“Joe Wallace is a stud libero,” Carson said. “Someone will pick him up. He’s too good.”
St. Francis, which was also shorthanded in the CIF playoffs, played the vast majority of the season without 6-9 senior middle and UCLA commit Chris Hersh, who was injured early-on.
“Jonah is directly responsible for our success,” Ebertin said, “not only bringing in a great group of guys to the program, but also developing us as players. He does a great job teaching the basic skills and making tactical decisions throughout the season. I think he’s a great coach because he finds unique ways in practice to prepare us for matches. He does a good job firing the team up for important games, but also stays calm and collecting when we are struggling.”
Carson said he a group this season that got it done both in and out of the classroom.
“There were good with the academics, but we also had savvy volleyball guys on this team,” he said. “We got this group together and looked around and said, ‘Hey, we are a special team.’ I have been coaching long enough where you can feel it and the guys felt it. The started to believe it. They looked around and said we can be pretty good. They had that understanding and they pulled it together.”
Loyola’s Klein, our 2022 VolleyballMag.com boys high school player of the year, was named the CIF Southern Section Division I co-player of the year along with Newport Harbor 6-7 senior middle blocker James Eadie.
Klein, inbound to USC, is the grandson of former Trojans and Los Angeles Rams tight end Bob Klein. His father, Jimmy, played football and volleyball at Stanford, while his aunt, Kristin Klein Keefe, was a four-time Stanford women’s volleyball All-American and was the 1991 national player of the year. Cousins Caitlin and Michaela Keefe played on Stanford volleyball teams that won three NCAA titles (2016, 2018 and 2019).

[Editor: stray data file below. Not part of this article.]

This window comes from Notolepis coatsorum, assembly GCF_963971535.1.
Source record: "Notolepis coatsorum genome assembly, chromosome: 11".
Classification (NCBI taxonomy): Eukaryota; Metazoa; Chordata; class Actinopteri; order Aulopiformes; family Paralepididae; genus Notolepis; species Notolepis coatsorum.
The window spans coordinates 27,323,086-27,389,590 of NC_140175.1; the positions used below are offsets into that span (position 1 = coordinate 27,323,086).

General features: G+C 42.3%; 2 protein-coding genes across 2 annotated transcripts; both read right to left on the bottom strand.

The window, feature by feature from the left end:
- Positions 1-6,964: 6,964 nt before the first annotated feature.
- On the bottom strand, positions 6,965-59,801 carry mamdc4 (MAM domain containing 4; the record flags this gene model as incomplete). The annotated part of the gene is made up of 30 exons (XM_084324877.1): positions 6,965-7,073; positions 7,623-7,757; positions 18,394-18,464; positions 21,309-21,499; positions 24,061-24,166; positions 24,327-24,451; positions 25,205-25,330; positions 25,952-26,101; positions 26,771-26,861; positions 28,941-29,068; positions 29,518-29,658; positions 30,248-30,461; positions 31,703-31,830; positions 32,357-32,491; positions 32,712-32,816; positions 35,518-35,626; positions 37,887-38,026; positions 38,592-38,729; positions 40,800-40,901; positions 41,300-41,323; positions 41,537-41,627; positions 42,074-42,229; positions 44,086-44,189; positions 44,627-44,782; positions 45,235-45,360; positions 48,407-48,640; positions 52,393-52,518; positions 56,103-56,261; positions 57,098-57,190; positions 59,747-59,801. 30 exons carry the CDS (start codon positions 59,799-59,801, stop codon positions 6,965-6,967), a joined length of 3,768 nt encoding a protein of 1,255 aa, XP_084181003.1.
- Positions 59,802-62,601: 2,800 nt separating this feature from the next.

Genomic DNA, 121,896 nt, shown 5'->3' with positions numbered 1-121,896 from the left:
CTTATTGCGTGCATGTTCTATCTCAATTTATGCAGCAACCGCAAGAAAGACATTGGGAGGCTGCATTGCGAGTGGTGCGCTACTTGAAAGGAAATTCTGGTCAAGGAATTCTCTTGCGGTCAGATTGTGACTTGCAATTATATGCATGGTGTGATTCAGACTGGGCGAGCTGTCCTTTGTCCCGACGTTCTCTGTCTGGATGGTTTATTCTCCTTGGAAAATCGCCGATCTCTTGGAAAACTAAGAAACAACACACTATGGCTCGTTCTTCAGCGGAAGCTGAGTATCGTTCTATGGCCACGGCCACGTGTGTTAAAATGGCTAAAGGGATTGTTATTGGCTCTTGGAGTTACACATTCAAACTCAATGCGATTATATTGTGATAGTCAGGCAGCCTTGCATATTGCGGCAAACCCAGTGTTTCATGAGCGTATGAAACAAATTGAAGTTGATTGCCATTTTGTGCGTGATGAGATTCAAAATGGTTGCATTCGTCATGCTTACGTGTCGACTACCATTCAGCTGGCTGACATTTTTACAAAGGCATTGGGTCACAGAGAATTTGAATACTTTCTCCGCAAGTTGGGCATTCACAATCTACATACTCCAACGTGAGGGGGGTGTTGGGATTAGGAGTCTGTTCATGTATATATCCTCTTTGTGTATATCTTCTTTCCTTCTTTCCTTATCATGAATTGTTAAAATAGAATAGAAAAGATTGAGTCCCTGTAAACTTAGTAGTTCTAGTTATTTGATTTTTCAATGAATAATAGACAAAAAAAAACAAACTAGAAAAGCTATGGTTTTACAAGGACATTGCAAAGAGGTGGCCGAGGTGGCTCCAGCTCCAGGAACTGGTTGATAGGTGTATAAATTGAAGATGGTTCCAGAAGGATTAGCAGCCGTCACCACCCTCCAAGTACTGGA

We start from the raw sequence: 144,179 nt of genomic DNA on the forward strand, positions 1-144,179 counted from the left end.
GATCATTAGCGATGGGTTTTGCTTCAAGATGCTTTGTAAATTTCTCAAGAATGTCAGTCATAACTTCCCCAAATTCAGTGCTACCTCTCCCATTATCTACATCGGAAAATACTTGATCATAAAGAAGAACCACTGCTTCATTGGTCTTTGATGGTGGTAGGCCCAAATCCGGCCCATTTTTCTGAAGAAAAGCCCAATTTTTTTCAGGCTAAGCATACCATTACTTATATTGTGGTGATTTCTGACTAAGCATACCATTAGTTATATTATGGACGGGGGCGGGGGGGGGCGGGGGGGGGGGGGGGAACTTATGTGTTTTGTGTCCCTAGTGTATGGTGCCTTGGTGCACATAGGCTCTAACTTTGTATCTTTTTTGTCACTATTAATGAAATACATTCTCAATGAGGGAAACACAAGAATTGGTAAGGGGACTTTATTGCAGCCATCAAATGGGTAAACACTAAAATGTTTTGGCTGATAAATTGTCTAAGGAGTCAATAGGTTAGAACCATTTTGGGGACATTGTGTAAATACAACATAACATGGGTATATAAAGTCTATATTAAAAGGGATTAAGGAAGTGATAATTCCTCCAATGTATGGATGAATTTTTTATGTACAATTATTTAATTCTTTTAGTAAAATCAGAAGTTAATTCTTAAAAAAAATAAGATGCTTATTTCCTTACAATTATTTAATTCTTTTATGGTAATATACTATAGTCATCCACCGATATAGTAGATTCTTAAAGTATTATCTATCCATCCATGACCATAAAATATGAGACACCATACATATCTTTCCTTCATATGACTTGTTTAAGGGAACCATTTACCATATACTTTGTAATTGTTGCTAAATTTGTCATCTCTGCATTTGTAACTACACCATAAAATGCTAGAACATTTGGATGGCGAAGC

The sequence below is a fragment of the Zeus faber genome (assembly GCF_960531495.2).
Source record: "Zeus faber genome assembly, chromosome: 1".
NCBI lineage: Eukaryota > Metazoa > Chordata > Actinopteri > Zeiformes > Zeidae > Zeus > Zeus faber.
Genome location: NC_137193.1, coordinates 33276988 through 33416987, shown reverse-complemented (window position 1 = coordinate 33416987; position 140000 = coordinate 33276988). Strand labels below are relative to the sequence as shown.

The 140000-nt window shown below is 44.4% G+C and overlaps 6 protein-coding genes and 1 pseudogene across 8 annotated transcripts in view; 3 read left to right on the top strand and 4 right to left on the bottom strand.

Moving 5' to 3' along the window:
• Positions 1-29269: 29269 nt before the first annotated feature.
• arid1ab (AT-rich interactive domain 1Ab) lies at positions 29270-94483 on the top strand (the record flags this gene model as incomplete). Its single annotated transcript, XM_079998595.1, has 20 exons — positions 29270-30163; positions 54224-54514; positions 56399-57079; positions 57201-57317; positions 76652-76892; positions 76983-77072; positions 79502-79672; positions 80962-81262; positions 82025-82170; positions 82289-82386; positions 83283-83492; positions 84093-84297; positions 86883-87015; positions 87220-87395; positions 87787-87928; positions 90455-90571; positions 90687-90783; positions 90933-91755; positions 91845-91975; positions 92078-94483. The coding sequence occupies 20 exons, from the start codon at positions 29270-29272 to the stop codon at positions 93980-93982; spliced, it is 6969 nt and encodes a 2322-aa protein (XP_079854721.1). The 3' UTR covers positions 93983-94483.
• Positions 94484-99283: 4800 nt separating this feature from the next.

Klein, a 6-4 outside hitter, helped perennial national power Loyola advance to the finals of both the CIF Southern Section and SoCal championships, losing to Newport Harbor both times.
Speaking of Newport Harbor, coach Eric Vallely’s squad won its final eight matches of the season that included a couple of return-the-favor-type victories. Harbor’s last loss came on April 5 to Los Alamitos in five on the road. The Sailors avenged that loss in the opening round of the Southern Section Division I playoffs. Harbor also lost to Loyola earlier in the season, but got that win back with a hard-fought five-setter in the Southern Section final and then swept the Cubs to win the SoCal regional title on their home surface.
Jake Read, who is joined on the VBM All-American first team by teammates Eadie and Curci, had 18 kills in the SoCal final, while Curci had 12 and Eadie ended with seven kills and five blocks, giving Harbor its second regional title in program history and first since 2019.
Loyola’s Klein is joined on the VBM All-American first team by teammate and senior setter Ryan Sprague, while senior outside Owen Loncar and senior middle blocker Ryan Vena rep the Cubs on the second team.
The remainder of the All-American first team includes St. Louis-area standout Ethan Jennings (Parkway West), Mountain View senior outside Patrick Kane, suburban Chicago junior Jakobi Lange, and Hawai’i product Aidan Tune (of perennial island power Punahou), along with Phoenix product Zach Rama (Sandra Day O’Connor High) and Florida state star Ryan Peluso.
Rama, if you recall, was the runner-up to Loyola’s Klein as the top two recruits in the 2022 VolleyballMag.com Boys Fab 50 list, while the Long Beach State-bound Peluso helped lead his Winter Park (Florida) team to a state title and was named 2022 Florida Mr. Volleyball. Peluso surpassed the 1,000 career barrier in kills, assists and digs at the Orlando-area school.
O’Connor, with multiple Fab 50 selections on the roster, went 44-0 and won the Arizona 6A state title. Rama finished with 447 kills as the Eagles’ top pin option and hit .440. The Eagles also were strongly considered for national team of the year honors.